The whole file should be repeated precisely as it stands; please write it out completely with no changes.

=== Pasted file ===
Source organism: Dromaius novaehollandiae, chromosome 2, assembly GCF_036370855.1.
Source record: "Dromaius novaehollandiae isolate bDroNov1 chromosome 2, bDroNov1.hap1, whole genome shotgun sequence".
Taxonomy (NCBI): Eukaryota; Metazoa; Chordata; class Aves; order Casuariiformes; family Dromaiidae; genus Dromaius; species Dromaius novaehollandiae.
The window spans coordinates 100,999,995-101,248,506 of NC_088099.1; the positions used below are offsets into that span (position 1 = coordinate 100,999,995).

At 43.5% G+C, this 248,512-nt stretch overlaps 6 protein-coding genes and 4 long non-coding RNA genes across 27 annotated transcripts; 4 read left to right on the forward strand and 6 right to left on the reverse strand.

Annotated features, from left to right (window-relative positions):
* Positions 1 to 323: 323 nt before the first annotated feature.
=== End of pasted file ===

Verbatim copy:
Source organism: Dromaius novaehollandiae, chromosome 2, assembly GCF_036370855.1.
Source record: "Dromaius novaehollandiae isolate bDroNov1 chromosome 2, bDroNov1.hap1, whole genome shotgun sequence".
Taxonomy (NCBI): Eukaryota; Metazoa; Chordata; class Aves; order Casuariiformes; family Dromaiidae; genus Dromaius; species Dromaius novaehollandiae.
The window spans coordinates 100,999,995-101,248,506 of NC_088099.1; the positions used below are offsets into that span (position 1 = coordinate 100,999,995).

At 43.5% G+C, this 248,512-nt stretch overlaps 6 protein-coding genes and 4 long non-coding RNA genes across 27 annotated transcripts; 4 read left to right on the forward strand and 6 right to left on the reverse strand.

Annotated features, from left to right (window-relative positions):
* Positions 1 to 323: 323 nt before the first annotated feature.